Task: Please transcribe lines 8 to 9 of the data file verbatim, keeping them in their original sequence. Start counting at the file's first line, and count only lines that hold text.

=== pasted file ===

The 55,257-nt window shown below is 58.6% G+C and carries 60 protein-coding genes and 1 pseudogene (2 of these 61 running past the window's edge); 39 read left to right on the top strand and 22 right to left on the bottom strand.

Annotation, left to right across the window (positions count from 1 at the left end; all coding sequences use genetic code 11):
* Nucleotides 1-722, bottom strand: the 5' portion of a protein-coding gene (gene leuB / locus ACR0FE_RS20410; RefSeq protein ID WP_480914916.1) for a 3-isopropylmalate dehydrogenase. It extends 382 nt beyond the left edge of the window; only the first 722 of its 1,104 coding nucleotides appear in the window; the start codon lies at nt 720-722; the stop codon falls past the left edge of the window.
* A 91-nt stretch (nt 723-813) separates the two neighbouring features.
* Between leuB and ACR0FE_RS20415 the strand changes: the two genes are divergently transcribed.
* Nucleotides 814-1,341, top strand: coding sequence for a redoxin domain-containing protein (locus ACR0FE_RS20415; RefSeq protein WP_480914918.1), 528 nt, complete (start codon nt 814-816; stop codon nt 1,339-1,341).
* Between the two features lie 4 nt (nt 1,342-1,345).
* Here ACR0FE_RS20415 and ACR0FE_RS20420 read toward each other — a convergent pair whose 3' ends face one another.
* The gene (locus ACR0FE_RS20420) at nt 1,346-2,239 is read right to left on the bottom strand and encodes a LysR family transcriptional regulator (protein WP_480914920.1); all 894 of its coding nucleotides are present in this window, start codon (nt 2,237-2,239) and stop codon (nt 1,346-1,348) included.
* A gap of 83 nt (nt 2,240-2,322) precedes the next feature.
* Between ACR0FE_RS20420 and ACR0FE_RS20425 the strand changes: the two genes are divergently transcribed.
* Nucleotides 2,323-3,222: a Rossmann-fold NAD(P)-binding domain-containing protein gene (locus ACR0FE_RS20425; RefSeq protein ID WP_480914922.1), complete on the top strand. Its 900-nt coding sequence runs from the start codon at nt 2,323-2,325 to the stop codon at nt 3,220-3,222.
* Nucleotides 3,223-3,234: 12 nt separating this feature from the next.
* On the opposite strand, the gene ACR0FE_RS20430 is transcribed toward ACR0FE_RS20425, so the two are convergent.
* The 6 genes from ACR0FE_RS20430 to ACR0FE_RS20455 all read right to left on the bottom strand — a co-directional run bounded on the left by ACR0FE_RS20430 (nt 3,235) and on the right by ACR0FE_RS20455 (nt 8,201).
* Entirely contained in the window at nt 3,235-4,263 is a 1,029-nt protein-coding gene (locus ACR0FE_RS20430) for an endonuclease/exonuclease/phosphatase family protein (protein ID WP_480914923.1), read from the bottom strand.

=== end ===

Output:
* Here ACR0FE_RS20415 and ACR0FE_RS20420 read toward each other — a convergent pair whose 3' ends face one another.
* The gene (locus ACR0FE_RS20420) at nt 1,346-2,239 is read right to left on the bottom strand and encodes a LysR family transcriptional regulator (protein WP_480914920.1); all 894 of its coding nucleotides are present in this window, start codon (nt 2,237-2,239) and stop codon (nt 1,346-1,348) included.